The notion that covenant-lite loans are bestowed on only the best and brightest borrowers has been pretty banged up. Cov-lite and other leveraged lending terms are now hostages in the front-line battle middle market arrangers are waging for business.
Competition is no longer just among the midcap lender themselves. For companies in and around the $50 million ebitda mark, the larger investment banks have become increasingly frequent sources of capital. This is particularly true when sponsors seek to eke out the last 25 bps in pricing or the last quarter-turn of leverage.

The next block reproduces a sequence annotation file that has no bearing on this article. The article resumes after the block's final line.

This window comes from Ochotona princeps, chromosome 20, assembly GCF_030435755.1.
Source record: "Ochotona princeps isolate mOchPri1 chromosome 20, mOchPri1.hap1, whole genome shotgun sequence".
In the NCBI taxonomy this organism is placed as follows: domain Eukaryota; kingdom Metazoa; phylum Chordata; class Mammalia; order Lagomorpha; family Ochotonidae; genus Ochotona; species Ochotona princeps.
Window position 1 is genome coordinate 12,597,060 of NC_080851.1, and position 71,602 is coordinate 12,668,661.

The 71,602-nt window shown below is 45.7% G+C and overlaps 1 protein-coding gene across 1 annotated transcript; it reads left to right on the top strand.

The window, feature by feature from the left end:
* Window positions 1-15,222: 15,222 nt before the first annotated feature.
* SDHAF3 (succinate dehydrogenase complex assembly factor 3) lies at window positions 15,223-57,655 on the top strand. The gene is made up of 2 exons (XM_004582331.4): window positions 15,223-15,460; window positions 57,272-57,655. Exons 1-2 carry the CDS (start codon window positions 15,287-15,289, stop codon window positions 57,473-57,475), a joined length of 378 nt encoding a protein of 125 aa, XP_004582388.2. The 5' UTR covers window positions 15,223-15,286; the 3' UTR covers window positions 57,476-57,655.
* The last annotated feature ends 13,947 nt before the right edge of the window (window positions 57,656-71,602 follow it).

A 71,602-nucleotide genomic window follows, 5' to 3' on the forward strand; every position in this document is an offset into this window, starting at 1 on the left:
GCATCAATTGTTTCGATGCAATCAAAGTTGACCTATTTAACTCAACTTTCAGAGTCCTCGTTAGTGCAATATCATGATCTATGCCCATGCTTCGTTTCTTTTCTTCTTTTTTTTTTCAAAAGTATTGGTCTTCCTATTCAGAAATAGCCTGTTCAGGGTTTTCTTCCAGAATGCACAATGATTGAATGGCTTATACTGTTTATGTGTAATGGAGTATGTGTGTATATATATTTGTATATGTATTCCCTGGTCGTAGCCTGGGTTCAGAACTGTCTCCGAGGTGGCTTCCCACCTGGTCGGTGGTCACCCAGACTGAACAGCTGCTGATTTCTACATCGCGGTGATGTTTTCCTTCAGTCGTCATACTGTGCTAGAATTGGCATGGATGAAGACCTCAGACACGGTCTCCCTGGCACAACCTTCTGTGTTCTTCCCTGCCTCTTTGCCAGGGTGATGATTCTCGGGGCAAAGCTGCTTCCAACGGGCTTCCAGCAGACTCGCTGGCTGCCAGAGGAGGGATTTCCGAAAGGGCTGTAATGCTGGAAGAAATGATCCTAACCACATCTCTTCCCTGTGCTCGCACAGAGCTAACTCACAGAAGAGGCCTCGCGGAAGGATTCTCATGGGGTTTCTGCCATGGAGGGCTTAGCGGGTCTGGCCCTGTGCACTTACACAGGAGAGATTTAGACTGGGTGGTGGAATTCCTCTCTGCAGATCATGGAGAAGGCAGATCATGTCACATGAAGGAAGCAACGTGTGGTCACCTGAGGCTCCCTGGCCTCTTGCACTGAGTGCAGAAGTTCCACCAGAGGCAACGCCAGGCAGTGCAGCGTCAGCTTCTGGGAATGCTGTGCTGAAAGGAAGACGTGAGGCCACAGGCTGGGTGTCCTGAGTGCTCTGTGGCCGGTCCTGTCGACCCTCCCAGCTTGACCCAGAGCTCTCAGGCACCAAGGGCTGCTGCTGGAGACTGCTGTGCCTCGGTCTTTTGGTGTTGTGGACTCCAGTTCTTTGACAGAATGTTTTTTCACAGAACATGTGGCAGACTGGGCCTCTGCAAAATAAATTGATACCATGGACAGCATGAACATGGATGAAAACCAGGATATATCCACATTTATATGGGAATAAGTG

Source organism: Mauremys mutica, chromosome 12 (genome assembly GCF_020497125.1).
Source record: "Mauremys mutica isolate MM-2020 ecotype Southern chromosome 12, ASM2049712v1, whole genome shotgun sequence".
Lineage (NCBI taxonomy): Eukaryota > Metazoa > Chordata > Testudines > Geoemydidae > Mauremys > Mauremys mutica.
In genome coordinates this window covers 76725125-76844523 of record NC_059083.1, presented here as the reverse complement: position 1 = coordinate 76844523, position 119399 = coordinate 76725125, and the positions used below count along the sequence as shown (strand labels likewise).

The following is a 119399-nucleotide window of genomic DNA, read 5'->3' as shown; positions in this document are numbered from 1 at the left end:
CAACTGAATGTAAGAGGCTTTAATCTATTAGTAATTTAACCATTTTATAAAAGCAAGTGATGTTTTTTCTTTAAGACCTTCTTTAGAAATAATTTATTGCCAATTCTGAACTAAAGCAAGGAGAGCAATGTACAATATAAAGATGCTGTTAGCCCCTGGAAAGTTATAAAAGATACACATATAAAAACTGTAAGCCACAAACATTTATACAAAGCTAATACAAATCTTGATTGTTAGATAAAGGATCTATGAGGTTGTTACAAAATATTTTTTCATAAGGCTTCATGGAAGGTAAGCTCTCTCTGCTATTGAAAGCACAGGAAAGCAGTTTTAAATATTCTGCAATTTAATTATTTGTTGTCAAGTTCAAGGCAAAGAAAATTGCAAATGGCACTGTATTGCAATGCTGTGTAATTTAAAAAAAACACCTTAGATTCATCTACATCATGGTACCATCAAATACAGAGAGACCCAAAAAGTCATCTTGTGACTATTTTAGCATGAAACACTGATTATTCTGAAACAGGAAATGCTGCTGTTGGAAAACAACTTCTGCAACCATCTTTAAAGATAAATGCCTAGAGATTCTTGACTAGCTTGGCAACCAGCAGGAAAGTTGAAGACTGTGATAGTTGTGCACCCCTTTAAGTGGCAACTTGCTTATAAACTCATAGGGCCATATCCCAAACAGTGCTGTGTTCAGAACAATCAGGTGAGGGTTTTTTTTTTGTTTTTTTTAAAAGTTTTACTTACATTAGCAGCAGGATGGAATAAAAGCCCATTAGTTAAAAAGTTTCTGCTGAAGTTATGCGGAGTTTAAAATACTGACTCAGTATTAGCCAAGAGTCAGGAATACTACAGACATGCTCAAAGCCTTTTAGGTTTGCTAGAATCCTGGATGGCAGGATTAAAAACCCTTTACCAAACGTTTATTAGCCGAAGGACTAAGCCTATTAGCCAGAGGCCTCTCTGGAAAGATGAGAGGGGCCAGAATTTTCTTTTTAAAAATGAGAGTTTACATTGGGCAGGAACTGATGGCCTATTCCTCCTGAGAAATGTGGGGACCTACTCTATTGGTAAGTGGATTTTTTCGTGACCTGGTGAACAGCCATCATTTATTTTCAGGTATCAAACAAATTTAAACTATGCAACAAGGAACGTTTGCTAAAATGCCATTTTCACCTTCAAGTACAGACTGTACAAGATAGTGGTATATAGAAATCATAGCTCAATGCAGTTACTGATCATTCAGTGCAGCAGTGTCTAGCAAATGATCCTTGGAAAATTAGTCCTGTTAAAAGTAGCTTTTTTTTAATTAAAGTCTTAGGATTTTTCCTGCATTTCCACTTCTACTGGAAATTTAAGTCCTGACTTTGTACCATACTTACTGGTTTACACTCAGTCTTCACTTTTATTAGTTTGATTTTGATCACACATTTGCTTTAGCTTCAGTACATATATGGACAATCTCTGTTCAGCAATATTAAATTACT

For new buyouts in the larger middle market space, private equity buyers have at least two options. They can select an underwriter to distribute paper in the broadly syndicated market at the most issuer-favorable terms. That party will hold none of the paper itself. Or they can go the club route – pick a handful of relationship lenders to each hold a big chunk of the financing, and elect one as agent to organize the effort.
In the former case, depending on the market, the underwriter can impose aggressive terms on loan buyers. “If you don’t take this, somebody else will,” is the implicit message. The appetite for yield and assets is so strong today that funds will bow to whatever terms the agent dictates. The underwriter (if an investment bank) expects to sell their position to zero, leaving no portfolio issue if the credit falters down the road.